I was young and those things stayed in my mind: I started having actual nightmares because of that part of Monkey 2. I even asked my parents to hide the diskettes of the game so that I couldn’t play it anymore! But I always found them anyway and resumed playing…

I haven’t really discussed this with anyone before so I don’t know if anyone else has anywhere near the same experience of these darker aspects of Monkey 2. I don’t know if others have found it as scary.

To me, this definitely influenced how I see the games now: while I love them both, Monkey 2 is my favourite because it’s a richer experience that offers a wider variety of emotions. And when I think of the game, it’s easy to draw comparisons to a phenomenal tv-series from the same era, Twin Peaks (1990-91), which also had the ability to jump from scary to funny and back effortlessly. Actually, if you look at the ending of season 2 of Twin Peaks and compare that to the ending of Monkey 2, well… there definitely are similarities! Both are legendary. Actually, I wouldn’t be surprised if Ron Gilbert was influenced by the tv show to some extent. Gilbert also recently tweeted that he finished watching Twin Peaks: The Return (2017) and loved it.


A close-up of Guybrush in the Secret of Monkey Island
© LucasFilm Games, Disney

So, to come back to the pixelart thing, I think my biggest problem with The Curse of Monkey Island and the ones that came after is simple: the better resolution is not the problem there, it’s the fact that the characters aren’t realistic. I think I would have absolutely no problem with the new game having hi-res visuals had the characters been created in a realistic visual style, using that box cover art for LeChuck’s Revenge as a reference. And if you look at any of the SoMI’s in-game closeup screens (especially the VGA version), they are extremely realistic as well. Actually in-game, SoMI is the more realistic one of the two.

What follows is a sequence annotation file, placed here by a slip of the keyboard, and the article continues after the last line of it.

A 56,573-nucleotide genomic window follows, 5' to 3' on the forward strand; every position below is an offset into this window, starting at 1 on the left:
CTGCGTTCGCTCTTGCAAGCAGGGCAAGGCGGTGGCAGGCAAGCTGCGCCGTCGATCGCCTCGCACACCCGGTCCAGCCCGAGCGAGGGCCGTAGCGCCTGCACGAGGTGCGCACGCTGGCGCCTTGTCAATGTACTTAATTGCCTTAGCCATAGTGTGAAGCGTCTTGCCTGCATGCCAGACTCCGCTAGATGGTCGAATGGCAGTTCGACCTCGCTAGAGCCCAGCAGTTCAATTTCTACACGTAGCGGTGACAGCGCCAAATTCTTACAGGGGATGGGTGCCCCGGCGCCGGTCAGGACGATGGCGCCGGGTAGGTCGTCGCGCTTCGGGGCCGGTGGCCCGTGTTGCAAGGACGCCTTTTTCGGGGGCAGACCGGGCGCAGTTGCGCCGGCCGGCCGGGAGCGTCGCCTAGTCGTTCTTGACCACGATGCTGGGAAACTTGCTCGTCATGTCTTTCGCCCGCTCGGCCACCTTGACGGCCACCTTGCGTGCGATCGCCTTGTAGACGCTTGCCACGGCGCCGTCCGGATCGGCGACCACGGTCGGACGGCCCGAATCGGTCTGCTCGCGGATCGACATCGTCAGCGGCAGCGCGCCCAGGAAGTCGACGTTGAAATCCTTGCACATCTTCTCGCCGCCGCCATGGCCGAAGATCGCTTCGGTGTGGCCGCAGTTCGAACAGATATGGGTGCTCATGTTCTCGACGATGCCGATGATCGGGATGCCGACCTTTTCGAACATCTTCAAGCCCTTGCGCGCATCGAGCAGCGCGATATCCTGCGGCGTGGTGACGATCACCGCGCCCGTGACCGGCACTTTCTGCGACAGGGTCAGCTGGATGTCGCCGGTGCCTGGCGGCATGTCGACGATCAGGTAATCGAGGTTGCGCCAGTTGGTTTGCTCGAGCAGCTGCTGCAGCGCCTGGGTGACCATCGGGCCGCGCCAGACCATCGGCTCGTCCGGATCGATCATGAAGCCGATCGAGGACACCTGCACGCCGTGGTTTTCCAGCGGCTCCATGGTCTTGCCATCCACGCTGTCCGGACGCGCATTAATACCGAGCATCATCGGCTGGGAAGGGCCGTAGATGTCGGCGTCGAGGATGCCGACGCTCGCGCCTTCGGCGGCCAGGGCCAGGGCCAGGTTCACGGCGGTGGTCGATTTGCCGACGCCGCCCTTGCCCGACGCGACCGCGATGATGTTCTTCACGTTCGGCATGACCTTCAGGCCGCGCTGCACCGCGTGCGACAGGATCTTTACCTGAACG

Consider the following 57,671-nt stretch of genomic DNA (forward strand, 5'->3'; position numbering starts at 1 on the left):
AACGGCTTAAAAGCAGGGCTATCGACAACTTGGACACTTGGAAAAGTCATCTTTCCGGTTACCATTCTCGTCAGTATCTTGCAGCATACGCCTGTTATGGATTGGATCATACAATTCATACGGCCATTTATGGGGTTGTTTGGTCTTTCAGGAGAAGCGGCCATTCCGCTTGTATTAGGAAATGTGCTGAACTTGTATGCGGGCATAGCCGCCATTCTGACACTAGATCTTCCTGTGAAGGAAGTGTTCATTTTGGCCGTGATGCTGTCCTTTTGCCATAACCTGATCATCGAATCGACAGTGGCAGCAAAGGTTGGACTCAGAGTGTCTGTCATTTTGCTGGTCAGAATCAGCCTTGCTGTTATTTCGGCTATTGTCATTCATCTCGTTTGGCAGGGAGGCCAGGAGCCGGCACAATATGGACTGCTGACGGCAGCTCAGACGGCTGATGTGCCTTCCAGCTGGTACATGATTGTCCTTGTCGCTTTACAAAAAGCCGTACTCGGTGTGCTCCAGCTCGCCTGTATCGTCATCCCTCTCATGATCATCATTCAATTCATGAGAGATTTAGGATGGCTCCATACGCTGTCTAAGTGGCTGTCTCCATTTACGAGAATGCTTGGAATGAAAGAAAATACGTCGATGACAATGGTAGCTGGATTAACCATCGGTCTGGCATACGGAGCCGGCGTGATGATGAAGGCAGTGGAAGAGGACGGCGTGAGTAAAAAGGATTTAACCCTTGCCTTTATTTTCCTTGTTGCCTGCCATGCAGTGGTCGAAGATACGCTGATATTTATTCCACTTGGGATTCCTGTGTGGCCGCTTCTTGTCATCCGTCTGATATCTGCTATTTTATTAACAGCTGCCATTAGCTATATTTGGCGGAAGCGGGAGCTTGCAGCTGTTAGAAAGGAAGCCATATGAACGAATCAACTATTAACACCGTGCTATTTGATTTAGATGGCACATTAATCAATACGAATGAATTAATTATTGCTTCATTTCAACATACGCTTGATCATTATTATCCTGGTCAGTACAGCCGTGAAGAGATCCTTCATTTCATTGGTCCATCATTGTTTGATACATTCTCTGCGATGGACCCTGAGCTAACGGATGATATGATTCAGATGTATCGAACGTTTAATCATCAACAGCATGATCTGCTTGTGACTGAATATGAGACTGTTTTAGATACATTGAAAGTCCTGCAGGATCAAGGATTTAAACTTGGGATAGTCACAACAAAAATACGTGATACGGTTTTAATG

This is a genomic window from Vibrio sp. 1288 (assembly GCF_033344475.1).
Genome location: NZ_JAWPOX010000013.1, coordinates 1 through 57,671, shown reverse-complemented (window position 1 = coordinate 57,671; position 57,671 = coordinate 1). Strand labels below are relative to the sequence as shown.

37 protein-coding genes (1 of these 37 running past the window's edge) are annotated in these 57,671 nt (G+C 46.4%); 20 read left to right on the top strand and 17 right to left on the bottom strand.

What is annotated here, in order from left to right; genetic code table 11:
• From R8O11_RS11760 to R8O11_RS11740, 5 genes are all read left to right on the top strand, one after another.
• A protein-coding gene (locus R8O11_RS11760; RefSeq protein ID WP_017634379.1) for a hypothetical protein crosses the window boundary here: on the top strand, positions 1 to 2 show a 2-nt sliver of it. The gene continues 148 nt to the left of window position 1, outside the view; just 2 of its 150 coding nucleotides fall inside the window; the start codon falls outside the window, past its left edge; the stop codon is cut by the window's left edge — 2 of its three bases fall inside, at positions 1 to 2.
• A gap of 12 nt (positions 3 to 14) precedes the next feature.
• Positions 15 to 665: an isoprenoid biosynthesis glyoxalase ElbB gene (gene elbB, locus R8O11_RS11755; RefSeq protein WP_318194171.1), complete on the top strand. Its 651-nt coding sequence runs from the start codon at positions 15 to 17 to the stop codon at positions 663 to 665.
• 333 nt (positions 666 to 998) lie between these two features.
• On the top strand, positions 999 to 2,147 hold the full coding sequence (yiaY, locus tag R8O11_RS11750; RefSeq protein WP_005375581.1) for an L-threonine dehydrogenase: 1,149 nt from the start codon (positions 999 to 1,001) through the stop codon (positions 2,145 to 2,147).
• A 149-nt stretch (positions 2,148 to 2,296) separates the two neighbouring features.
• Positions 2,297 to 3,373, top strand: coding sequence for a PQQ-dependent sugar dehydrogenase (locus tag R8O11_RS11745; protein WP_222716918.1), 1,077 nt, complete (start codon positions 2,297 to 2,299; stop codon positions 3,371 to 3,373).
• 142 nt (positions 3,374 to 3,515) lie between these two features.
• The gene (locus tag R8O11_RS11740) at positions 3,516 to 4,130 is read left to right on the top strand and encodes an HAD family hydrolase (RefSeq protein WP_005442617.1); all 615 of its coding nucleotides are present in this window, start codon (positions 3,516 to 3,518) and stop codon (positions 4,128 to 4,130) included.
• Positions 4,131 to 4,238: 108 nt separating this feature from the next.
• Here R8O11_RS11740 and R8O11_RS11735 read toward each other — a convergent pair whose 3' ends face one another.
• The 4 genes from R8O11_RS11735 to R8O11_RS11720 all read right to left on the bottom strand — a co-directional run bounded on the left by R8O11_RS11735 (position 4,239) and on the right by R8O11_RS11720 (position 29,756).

On the other hand, having a realistic visual style in the new game would probably be a problem for other people. It would likely be a turnoff for anyone waiting for the visual style Curse etc. had.

And THAT is precisely why the pixelart approach is so wonderful: with pixelart, there is ambiguity. It doesn’t matter if you prefer a realistic look or a more cartoonish look. It’s up to you to experience the art either way! Those big, juicy pixels leave the characters’ details ambiguous and therefore give you room to dream so you can decide for yourself.


We now know that the team decided to go with the more-or-less cartoonish high-res style. It’s a shame, but I’ll be doing my best to ignore this. In any case, I’m definitely going to be playing the hell out of Return to Monkey Island when it arrives. I have a firm belief that even in its worst possible form it’s going to be a dream come true.

I want to send my heartfelt thanks to the whole RtMI team for realizing this dream I’ve had for 30 games that there would be another one. I’m sure it’s gonna be fantastic! And my guess is we’ll see an actual trailer within the next month.


  • Hank Plank
    Posted at 15:59h, 08 April Reply

    Great post. Reading this and I have the same opinion basically.

    My sister who was I guess also around 8 (who I played the game with) was also dead scared of the last tunnelscene where LeChuck popped up. It was almost like jump-scares to her. Yes, it was creepy. The whole last part was incredible. The two first games had a wonderful mix of realism and humor, and especially the second game can get kind of dark at times. Twin Peaks is a great comparison! So I would have loved to see Return To Monkey Island also being a bit scary (and mysterious/ominous), as that has been dropped a little in the later games.

    You are right. With Curse the games took a more cartoonish directions, and that was a common complaint at the time in the Monkey Island forums when it came out I recall.. Guybrush “looked a pencil”, and LeChuck wasn’t scary anymore. Thats what most people said. Later on I’ve come to realize how loved CMI really is though. I’ve met people thinking I’ve had something in common when I hear they love love love Monkey Island, only to find out they’ve only played Curse. That game alone also often ends up on many point&click fans top lists. Its often those who plays Curse first though.

    I agree the graphics might work against the possibility of it being scary or realistic the same way, as the teaser does have a bit more cartoonish style. I would have loved the graphics to be more like Thimbleweed Park. In my fantasies I pray there’s a function like the special editions to switch between new and old graphics, like the special editions of MI1 and MI2. I’m afraid of hoping that because its probably not going to be.